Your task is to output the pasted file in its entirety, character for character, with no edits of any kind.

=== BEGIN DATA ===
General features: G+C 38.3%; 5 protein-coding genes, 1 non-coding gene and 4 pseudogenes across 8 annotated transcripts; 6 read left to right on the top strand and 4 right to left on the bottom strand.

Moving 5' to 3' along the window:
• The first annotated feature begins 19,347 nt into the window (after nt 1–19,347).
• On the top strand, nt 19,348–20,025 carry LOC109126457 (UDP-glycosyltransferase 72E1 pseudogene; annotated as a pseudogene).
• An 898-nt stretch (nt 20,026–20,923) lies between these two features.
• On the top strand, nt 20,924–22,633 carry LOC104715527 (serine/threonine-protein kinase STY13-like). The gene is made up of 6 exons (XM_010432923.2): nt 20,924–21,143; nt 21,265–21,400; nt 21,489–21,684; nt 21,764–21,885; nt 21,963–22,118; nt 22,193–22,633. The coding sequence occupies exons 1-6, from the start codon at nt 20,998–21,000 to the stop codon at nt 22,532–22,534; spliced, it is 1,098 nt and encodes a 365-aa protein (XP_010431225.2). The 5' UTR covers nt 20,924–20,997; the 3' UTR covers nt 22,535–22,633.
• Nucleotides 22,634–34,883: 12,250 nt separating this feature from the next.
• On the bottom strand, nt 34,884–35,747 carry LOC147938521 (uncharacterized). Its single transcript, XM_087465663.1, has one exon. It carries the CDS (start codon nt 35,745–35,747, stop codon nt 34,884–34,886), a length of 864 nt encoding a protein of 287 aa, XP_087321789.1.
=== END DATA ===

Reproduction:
General features: G+C 38.3%; 5 protein-coding genes, 1 non-coding gene and 4 pseudogenes across 8 annotated transcripts; 6 read left to right on the top strand and 4 right to left on the bottom strand.

Moving 5' to 3' along the window:
• The first annotated feature begins 19,347 nt into the window (after nt 1–19,347).
• On the top strand, nt 19,348–20,025 carry LOC109126457 (UDP-glycosyltransferase 72E1 pseudogene; annotated as a pseudogene).
• An 898-nt stretch (nt 20,026–20,923) lies between these two features.
• On the top strand, nt 20,924–22,633 carry LOC104715527 (serine/threonine-protein kinase STY13-like). The gene is made up of 6 exons (XM_010432923.2): nt 20,924–21,143; nt 21,265–21,400; nt 21,489–21,684; nt 21,764–21,885; nt 21,963–22,118; nt 22,193–22,633. The coding sequence occupies exons 1-6, from the start codon at nt 20,998–21,000 to the stop codon at nt 22,532–22,534; spliced, it is 1,098 nt and encodes a 365-aa protein (XP_010431225.2). The 5' UTR covers nt 20,924–20,997; the 3' UTR covers nt 22,535–22,633.
• Nucleotides 22,634–34,883: 12,250 nt separating this feature from the next.
• On the bottom strand, nt 34,884–35,747 carry LOC147938521 (uncharacterized). Its single transcript, XM_087465663.1, has one exon. It carries the CDS (start codon nt 35,745–35,747, stop codon nt 34,884–34,886), a length of 864 nt encoding a protein of 287 aa, XP_087321789.1.